“Barriers are being overcome; where previously security was seen as lower level than the police, the growth of the PAS is showing this is not the case. I know from first-hand experience we are being engaged more and more as a force multiplier. There’s still some way to go but with the right people driving this from both private and law enforcement sides, the extended family will get stronger and in my opinion it has to.”
Changing role: part of the business
The role of security service providers is continually evolving. During the past few years, the high-profile role of security during the pandemic has accelerated this change. Many security providers report being viewed as an integral part of all our clients’ teams.
Scott Gough, MD at UniTrust, says: “We are trusted to deliver far more than the security personnel to physically protect people and places. We are relied upon to share intelligence, bring new ideas to the table, be innovative, and use the best security technologies and ways of thinking when it comes to providing security. Above all, we are expected to have the skills to anticipate, analyse and deliver every possible risk scenario for our clients and mitigate against them.”
Barry Dawson at Wilson James agrees that there has been a huge change in the role of security companies: “We are now expected to manage and operate Security Operation Centres (SOCs) and Global Security Operation Centres (GSOC)s on behalf of clients and drive other areas such as Equality, Diversity and Sustainability. We are evolving into a true partner with clients.”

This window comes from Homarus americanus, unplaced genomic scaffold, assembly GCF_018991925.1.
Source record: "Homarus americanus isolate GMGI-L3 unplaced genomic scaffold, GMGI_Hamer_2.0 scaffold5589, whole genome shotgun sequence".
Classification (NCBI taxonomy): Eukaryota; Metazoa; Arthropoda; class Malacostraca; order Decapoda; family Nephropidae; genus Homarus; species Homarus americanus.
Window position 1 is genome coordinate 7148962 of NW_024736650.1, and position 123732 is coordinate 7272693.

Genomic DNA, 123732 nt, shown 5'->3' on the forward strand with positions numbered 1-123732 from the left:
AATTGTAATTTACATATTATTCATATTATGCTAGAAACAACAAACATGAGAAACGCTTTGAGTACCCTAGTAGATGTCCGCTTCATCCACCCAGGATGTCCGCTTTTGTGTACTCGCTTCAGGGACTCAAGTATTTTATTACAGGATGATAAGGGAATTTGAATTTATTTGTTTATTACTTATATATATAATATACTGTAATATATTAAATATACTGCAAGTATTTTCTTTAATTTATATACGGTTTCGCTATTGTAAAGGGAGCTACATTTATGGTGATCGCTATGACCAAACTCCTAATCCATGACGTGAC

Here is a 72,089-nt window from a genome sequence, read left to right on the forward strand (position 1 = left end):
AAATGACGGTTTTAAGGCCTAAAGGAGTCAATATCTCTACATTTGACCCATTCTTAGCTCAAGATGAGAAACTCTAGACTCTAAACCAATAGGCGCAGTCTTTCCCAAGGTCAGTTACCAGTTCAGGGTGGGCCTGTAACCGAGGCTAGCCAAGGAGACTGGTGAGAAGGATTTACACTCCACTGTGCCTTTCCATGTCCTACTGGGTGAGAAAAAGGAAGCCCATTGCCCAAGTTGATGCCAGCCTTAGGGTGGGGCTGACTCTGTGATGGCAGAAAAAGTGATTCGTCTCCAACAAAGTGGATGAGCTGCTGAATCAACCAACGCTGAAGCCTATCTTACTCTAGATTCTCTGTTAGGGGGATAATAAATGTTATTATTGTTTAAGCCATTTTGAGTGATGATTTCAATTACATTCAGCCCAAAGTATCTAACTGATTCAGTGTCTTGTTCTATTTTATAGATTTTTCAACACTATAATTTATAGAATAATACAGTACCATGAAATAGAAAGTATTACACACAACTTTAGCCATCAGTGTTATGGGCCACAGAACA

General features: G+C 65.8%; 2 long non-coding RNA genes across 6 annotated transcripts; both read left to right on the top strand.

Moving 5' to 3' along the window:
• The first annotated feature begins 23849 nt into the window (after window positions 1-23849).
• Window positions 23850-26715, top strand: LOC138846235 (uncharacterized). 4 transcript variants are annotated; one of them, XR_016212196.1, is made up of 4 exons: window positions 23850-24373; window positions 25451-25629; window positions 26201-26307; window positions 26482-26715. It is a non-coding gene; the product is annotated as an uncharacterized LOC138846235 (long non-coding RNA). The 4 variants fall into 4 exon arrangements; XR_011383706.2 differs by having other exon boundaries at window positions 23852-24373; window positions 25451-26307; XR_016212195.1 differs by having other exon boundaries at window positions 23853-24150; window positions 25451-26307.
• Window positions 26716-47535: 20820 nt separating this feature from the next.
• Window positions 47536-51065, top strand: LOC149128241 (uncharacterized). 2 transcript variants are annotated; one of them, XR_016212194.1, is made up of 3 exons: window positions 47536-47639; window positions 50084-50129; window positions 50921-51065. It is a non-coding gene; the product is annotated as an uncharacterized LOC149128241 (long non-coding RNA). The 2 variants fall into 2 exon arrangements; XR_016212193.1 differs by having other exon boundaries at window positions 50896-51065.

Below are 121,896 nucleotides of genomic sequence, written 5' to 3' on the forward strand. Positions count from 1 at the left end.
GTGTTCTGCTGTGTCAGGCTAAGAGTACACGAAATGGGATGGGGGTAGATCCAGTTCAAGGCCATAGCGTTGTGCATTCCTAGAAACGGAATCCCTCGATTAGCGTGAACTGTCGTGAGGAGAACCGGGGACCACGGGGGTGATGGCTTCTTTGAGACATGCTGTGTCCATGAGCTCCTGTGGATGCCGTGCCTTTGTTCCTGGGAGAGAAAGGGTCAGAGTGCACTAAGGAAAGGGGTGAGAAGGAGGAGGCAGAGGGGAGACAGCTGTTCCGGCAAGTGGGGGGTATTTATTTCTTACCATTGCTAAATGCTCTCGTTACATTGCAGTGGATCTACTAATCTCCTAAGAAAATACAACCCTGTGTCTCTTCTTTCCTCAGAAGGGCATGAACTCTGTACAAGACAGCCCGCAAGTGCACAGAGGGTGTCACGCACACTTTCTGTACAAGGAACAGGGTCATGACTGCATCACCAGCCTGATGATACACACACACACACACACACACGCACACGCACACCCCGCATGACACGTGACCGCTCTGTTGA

Security staff training and development is a crucial area. Neill Catton, Managing Director at CIS Security, commented: “In the 80s and 90s, the training academies of organisations such as Group 4 and Sabrewatch were excellent. Later, market pressure created a reduction in staff development as margins were reduced. But discerning customers now understand the value of professional security officers more than ever and employee development is much higher on the agenda.”
Barrie Millett from Mitie concludes: “The security industry has changed significantly over the past few decades, we’ve come a long way from simply providing ‘boots on the ground’. We’ve developed smart technology, become more agile in how we support our customers, and play a greater role in ensuring public safety.
“The use of digital technology has brought a new level of sophistication to security operations and, as a result, security teams now have access to key data and insights that can unlock information on crime trends, threat profiles, and crime risk profiles – all at the click of a button.
“Being agile is critical for security companies as it allows us to quickly react to challenges and remain resilient. For example, during the COVID-19 pandemic, this enabled us to rapidly mobilise support for the government in providing essential security services and key workers, such as running test centres or conducting security risk assessments for vaccine sites, and keep the nation moving at such difficult times.